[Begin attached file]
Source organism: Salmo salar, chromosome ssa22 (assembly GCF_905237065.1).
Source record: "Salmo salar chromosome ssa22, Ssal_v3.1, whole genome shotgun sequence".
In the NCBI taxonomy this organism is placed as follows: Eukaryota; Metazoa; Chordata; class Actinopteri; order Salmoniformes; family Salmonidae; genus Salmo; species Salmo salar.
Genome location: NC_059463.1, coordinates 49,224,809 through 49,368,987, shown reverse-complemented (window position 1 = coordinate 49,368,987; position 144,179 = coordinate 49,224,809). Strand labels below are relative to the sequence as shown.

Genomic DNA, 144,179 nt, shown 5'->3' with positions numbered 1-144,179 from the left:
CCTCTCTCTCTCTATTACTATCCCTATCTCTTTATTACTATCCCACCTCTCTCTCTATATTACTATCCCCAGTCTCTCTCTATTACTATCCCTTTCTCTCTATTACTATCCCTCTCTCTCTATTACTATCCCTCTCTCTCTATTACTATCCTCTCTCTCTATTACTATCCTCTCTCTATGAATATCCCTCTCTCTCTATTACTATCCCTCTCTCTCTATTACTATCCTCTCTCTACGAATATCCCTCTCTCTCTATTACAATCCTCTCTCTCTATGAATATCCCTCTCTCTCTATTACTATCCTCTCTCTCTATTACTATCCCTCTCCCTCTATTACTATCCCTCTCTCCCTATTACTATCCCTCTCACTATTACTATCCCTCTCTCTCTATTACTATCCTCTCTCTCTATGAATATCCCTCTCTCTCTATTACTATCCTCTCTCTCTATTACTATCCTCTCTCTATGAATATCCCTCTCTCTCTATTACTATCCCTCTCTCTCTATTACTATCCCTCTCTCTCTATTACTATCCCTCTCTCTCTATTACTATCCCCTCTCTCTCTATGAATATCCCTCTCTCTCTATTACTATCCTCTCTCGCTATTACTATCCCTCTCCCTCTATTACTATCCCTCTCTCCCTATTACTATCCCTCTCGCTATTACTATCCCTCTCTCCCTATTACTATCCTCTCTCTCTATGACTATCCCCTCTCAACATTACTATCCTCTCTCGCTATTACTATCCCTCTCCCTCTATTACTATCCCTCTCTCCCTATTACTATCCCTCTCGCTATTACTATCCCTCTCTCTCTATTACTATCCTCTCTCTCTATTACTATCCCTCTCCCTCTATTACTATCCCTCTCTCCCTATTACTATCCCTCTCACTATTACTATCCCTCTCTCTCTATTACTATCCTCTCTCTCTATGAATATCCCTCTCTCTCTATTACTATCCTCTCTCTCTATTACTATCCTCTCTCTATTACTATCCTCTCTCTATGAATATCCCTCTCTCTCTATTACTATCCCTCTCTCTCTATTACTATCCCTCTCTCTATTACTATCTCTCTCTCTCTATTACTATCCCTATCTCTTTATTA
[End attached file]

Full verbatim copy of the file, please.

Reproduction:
Source organism: Salmo salar, chromosome ssa22 (assembly GCF_905237065.1).
Source record: "Salmo salar chromosome ssa22, Ssal_v3.1, whole genome shotgun sequence".
In the NCBI taxonomy this organism is placed as follows: Eukaryota; Metazoa; Chordata; class Actinopteri; order Salmoniformes; family Salmonidae; genus Salmo; species Salmo salar.
Genome location: NC_059463.1, coordinates 49,224,809 through 49,368,987, shown reverse-complemented (window position 1 = coordinate 49,368,987; position 144,179 = coordinate 49,224,809). Strand labels below are relative to the sequence as shown.

Genomic DNA, 144,179 nt, shown 5'->3' with positions numbered 1-144,179 from the left:
CCTCTCTCTCTCTATTACTATCCCTATCTCTTTATTACTATCCCACCTCTCTCTCTATATTACTATCCCCAGTCTCTCTCTATTACTATCCCTTTCTCTCTATTACTATCCCTCTCTCTCTATTACTATCCCTCTCTCTCTATTACTATCCTCTCTCTCTATTACTATCCTCTCTCTATGAATATCCCTCTCTCTCTATTACTATCCCTCTCTCTCTATTACTATCCTCTCTCTACGAATATCCCTCTCTCTCTATTACAATCCTCTCTCTCTATGAATATCCCTCTCTCTCTATTACTATCCTCTCTCTCTATTACTATCCCTCTCCCTCTATTACTATCCCTCTCTCCCTATTACTATCCCTCTCACTATTACTATCCCTCTCTCTCTATTACTATCCTCTCTCTCTATGAATATCCCTCTCTCTCTATTACTATCCTCTCTCTCTATTACTATCCTCTCTCTATGAATATCCCTCTCTCTCTATTACTATCCCTCTCTCTCTATTACTATCCCTCTCTCTCTATTACTATCCCTCTCTCTCTATTACTATCCCCTCTCTCTCTATGAATATCCCTCTCTCTCTATTACTATCCTCTCTCGCTATTACTATCCCTCTCCCTCTATTACTATCCCTCTCTCCCTATTACTATCCCTCTCGCTATTACTATCCCTCTCTCCCTATTACTATCCTCTCTCTCTATGACTATCCCCTCTCAACATTACTATCCTCTCTCGCTATTACTATCCCTCTCCCTCTATTACTATCCCTCTCTCCCTATTACTATCCCTCTCGCTATTACTATCCCTCTCTCTCTATTACTATCCTCTCTCTCTATTACTATCCCTCTCCCTCTATTACTATCCCTCTCTCCCTATTACTATCCCTCTCACTATTACTATCCCTCTCTCTCTATTACTATCCTCTCTCTCTATGAATATCCCTCTCTCTCTATTACTATCCTCTCTCTCTATTACTATCCTCTCTCTATTACTATCCTCTCTCTATGAATATCCCTCTCTCTCTATTACTATCCCTCTCTCTCTATTACTATCCCTCTCTCTATTACTATCTCTCTCTCTCTATTACTATCCCTATCTCTTTATTA